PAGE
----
The 10 Strangest Bill Murray Roles That Almost Nobody Saw

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by David Christopher Bell

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It’s not his birthday, he didn’t die (at least not when this was written), and he doesn’t have a new movie out, but gosh darn it – let’s talk Bill Murray. He is, as we all know, the best person.

Today I wanted to try and find some more roles in the vein of The Razor’s Edge; just some odd, maybe funny/maybe not characters he’s played over the years that we all may have missed out on.

My goal here: to give you, at the very least, one Bill Murray role you didn’t know about, but would now really like to watch. Here we go…

10. Bill Murray The K & Man On The Street in All You Need is Cash/Mr. Mike’s Mondo Video

As a performance, there’s nothing too out of the ordinary here; it’s just Murray screaming and being Murray-like. That said – the hair as Bill Murray The K is pretty impressive.

No, the reason I wanted to open with these two is because they are the last Bill Murray bit roles that happened before “bit role” would turn into “cameo.” A member of SNL at the time, for better or for worse he was doing little parts in his colleague’s work. The result is two of the weirdest films you’ll ever see with Bill Murray in it. Want proof?

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9. “American” in The Limits Of Control

Jim Jarmusch and Bill Murray are such a delightful pair. The reason is that Jarmusch specializes in a certain level of what some might call tedium in his work, brought on by his patient pacing style and simple story lines that often conclude inconclusively. Murray is the kind of guy that you can just stick on screen without a word of dialogue and manage to somehow act entertaining. So together, Murray seems to compliment the simple moments that Jarmusch creates.

In the case of The Limits Of Control, the role is brief, filled with profanity, and cut surprisingly short before it even begins. So in other words, exactly what you’d expect from this director.

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8. Mayor Cole in City Of Ember

City of Ember is pretty much THX 1138 for kids. The world is an underground one, fearful of the toxic surface and corrupt from centuries-old tradition and power mongering as well as blatant incompetence. The big difference is that our supreme ruler is none other than Bill Murray, who serves as the film’s villainous mayor who hoards canned goods and like, chases kids around. It’s a weird film. The whole world is lit by hanging floodlights, which is the first big indicator that we’re seeing some kind of weirdo movie.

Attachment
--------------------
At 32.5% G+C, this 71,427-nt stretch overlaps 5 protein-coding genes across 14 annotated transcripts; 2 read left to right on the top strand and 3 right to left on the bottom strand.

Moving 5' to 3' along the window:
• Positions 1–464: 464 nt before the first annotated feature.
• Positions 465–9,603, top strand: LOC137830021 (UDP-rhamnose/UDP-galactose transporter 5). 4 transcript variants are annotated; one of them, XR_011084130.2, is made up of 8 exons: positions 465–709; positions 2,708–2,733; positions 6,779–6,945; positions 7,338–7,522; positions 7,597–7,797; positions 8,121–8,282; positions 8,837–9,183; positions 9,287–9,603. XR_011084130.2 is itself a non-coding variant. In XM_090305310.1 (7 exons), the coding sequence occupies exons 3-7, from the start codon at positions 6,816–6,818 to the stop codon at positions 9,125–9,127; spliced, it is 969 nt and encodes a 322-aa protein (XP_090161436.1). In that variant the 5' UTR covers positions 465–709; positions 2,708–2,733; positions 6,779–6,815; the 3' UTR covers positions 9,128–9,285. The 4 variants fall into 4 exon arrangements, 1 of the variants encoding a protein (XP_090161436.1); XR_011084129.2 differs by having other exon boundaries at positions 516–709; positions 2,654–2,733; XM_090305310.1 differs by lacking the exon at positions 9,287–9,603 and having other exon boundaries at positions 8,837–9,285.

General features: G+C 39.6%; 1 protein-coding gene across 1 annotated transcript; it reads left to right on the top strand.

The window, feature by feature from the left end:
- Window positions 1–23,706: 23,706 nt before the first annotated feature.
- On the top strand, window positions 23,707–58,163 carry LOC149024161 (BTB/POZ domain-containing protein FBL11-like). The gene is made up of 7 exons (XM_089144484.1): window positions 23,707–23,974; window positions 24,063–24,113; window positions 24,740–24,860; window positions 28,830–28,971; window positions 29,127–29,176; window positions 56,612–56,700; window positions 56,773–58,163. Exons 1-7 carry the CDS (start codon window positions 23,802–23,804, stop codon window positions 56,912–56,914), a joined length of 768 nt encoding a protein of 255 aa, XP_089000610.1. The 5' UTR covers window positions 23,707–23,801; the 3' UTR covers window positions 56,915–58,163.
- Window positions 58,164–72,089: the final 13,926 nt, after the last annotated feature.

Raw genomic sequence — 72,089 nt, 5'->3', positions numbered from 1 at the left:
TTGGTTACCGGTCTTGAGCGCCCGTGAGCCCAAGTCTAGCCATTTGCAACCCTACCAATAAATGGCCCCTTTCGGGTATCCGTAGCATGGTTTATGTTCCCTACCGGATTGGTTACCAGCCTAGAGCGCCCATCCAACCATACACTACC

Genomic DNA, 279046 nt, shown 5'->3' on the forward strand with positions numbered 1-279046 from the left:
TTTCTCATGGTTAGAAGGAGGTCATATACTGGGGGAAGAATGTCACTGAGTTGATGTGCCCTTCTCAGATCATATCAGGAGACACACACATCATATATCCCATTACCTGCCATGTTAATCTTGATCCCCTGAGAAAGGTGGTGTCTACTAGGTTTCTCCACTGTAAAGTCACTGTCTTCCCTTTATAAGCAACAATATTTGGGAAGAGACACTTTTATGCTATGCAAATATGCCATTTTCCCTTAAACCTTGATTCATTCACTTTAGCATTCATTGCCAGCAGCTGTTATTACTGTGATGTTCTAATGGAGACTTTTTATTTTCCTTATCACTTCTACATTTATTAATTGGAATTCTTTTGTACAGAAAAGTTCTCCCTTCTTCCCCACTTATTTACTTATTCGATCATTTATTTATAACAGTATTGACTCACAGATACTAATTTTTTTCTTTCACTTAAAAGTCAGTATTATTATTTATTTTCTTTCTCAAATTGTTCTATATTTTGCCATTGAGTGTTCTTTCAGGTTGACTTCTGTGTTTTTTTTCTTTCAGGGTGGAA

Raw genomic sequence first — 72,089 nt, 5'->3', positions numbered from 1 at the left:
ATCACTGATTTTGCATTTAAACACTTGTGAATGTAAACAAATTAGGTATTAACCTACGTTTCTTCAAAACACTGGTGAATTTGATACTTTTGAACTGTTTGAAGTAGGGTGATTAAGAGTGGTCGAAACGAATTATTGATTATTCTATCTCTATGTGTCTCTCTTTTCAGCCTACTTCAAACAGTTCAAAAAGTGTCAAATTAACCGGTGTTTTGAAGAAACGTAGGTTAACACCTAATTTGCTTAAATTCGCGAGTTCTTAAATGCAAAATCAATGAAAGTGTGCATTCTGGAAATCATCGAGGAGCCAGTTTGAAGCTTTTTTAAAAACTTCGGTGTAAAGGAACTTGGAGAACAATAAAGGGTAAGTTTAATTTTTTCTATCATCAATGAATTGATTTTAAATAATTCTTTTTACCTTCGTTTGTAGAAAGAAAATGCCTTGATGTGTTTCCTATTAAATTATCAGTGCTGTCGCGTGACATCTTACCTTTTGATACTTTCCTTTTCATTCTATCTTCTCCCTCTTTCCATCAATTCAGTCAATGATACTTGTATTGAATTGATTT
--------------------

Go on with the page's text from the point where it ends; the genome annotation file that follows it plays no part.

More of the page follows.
The whole look and feel is very Guillermo Del Toro/Jean-Pierre Jeunet but without the blatant weirdness, which makes it almost weirder in a way. Sticking Bill Murray as the bad guy in this world just makes it all more confusing to watch.

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7. Lefty Schwartz in Coming Attractions aka Loose Shoes aka Quackers

First sign that a movie might have some kind of production problem is when it has three names. Coming Attractions seems like a great idea; a sketch comedy movie presented as a series of movie trailers could say a lot about the state of Hollywood while serving as a great canvas for hilarity, but considering that no one has heard of this film it probably didn’t work out that way. In fact, is this not also, more or less, the idea behind Movie 43? Maybe this is a cursed premise.

Anyway, Bill Murray’s bit is that of a death row inmate being shit on by fate while trying to find a tunnel out. The whole thing is downright bizarre, never concluding its own premise. And yet, it has Bill Murray, so that’s enough to ramp it up to “watchable.” “Interesting,” even.

6. Hunter S. Thompson in Where The Buffalo Roam

No one is going to blame you for not knowing about this film, however this is probably the most known “unknown” Murray role out there. After all, holy shit. The film itself was doomed from the start, optioned with Thompson’s blessing only due to his disbelief it would get made. When it actually did get put together, the script was so out of touch with the spirit of the original article it was based on (the obituary of activist Oscar Zeta Acosta) that almost everyone involved put more energy into having fun while making the film than actually making it.